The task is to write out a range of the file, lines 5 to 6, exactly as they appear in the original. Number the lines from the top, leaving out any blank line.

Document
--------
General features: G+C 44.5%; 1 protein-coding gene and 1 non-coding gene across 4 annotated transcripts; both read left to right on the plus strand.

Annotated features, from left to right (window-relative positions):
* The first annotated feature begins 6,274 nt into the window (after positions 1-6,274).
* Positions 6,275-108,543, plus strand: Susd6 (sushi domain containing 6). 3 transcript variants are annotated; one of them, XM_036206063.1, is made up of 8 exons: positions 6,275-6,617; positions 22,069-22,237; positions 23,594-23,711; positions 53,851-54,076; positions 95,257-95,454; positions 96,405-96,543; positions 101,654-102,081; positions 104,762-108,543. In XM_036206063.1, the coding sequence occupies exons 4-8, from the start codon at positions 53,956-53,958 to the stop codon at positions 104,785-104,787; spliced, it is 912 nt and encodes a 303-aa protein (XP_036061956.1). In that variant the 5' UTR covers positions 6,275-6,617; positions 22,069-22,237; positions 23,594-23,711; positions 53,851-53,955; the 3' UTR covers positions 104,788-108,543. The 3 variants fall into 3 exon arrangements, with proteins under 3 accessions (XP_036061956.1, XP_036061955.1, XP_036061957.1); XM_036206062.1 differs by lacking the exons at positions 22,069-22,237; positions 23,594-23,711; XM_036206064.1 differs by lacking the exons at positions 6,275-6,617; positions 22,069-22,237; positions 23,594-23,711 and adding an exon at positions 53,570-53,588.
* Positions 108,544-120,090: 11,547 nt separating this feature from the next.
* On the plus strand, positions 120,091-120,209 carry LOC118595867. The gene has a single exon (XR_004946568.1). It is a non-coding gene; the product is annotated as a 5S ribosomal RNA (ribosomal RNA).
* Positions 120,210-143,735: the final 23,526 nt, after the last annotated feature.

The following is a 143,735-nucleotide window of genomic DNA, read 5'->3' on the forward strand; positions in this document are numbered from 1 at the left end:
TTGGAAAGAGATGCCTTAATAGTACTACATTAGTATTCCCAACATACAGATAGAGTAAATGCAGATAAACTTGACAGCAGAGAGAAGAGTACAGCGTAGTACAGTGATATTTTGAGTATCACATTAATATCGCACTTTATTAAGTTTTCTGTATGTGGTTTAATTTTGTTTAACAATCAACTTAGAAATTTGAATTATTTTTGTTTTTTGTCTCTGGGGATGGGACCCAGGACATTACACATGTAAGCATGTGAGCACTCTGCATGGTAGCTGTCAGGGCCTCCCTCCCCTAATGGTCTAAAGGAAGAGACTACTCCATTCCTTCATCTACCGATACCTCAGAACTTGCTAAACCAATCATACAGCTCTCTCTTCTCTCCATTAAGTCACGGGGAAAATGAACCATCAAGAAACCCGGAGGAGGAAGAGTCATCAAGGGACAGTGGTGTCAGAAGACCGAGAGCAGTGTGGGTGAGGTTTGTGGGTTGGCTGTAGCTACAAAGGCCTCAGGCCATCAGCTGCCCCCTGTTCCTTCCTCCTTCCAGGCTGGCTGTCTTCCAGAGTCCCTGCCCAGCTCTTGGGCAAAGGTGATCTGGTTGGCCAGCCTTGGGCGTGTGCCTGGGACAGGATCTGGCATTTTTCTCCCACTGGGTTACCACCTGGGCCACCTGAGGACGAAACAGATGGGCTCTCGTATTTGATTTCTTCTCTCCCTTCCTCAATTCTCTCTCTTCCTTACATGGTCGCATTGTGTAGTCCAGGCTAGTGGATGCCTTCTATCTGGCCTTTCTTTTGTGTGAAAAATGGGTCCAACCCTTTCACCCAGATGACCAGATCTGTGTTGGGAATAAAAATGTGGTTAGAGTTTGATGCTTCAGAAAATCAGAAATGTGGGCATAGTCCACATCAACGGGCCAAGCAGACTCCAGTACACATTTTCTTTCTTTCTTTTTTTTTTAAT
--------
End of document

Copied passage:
* Positions 108,544-120,090: 11,547 nt separating this feature from the next.
* On the plus strand, positions 120,091-120,209 carry LOC118595867. The gene has a single exon (XR_004946568.1). It is a non-coding gene; the product is annotated as a 5S ribosomal RNA (ribosomal RNA).